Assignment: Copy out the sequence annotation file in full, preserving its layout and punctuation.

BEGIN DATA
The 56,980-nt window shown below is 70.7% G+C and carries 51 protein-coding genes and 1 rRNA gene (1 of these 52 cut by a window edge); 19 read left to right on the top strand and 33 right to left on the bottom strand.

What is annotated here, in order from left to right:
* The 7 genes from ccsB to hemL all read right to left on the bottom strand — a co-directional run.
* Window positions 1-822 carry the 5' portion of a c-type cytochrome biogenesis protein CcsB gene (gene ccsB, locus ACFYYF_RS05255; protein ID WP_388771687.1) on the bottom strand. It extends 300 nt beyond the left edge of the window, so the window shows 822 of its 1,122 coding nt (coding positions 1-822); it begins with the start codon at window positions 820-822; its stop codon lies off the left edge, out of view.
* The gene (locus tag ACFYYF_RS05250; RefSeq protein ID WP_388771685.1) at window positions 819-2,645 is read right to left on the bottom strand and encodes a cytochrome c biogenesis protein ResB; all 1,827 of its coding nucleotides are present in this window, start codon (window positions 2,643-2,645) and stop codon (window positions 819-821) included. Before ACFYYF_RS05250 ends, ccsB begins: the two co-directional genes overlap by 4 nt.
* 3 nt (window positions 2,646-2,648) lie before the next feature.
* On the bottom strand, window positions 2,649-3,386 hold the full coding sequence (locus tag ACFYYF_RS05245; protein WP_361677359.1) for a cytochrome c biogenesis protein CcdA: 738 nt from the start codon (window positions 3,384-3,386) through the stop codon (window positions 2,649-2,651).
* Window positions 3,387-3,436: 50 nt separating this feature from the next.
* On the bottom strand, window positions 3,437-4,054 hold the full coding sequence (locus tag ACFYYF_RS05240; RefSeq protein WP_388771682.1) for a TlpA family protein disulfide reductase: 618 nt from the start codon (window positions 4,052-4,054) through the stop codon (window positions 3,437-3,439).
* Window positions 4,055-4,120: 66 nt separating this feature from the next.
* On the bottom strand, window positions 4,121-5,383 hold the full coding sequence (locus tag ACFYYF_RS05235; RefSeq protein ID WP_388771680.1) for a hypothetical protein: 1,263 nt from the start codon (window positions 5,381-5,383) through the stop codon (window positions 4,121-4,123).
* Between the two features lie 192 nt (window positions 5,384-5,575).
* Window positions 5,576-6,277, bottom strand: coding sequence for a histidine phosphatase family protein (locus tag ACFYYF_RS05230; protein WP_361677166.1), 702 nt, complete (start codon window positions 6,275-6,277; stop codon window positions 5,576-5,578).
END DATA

The 56,980-nt window shown below is 70.7% G+C and carries 51 protein-coding genes and 1 rRNA gene (1 of these 52 cut by a window edge); 19 read left to right on the top strand and 33 right to left on the bottom strand.

What is annotated here, in order from left to right:
* The 7 genes from ccsB to hemL all read right to left on the bottom strand — a co-directional run.
* Window positions 1-822 carry the 5' portion of a c-type cytochrome biogenesis protein CcsB gene (gene ccsB, locus ACFYYF_RS05255; protein ID WP_388771687.1) on the bottom strand. It extends 300 nt beyond the left edge of the window, so the window shows 822 of its 1,122 coding nt (coding positions 1-822); it begins with the start codon at window positions 820-822; its stop codon lies off the left edge, out of view.
* The gene (locus tag ACFYYF_RS05250; RefSeq protein ID WP_388771685.1) at window positions 819-2,645 is read right to left on the bottom strand and encodes a cytochrome c biogenesis protein ResB; all 1,827 of its coding nucleotides are present in this window, start codon (window positions 2,643-2,645) and stop codon (window positions 819-821) included. Before ACFYYF_RS05250 ends, ccsB begins: the two co-directional genes overlap by 4 nt.
* 3 nt (window positions 2,646-2,648) lie before the next feature.
* On the bottom strand, window positions 2,649-3,386 hold the full coding sequence (locus tag ACFYYF_RS05245; protein WP_361677359.1) for a cytochrome c biogenesis protein CcdA: 738 nt from the start codon (window positions 3,384-3,386) through the stop codon (window positions 2,649-2,651).
* Window positions 3,387-3,436: 50 nt separating this feature from the next.
* On the bottom strand, window positions 3,437-4,054 hold the full coding sequence (locus tag ACFYYF_RS05240; RefSeq protein WP_388771682.1) for a TlpA family protein disulfide reductase: 618 nt from the start codon (window positions 4,052-4,054) through the stop codon (window positions 3,437-3,439).
* Window positions 4,055-4,120: 66 nt separating this feature from the next.
* On the bottom strand, window positions 4,121-5,383 hold the full coding sequence (locus tag ACFYYF_RS05235; RefSeq protein ID WP_388771680.1) for a hypothetical protein: 1,263 nt from the start codon (window positions 5,381-5,383) through the stop codon (window positions 4,121-4,123).
* Between the two features lie 192 nt (window positions 5,384-5,575).
* Window positions 5,576-6,277, bottom strand: coding sequence for a histidine phosphatase family protein (locus tag ACFYYF_RS05230; protein WP_361677166.1), 702 nt, complete (start codon window positions 6,275-6,277; stop codon window positions 5,576-5,578).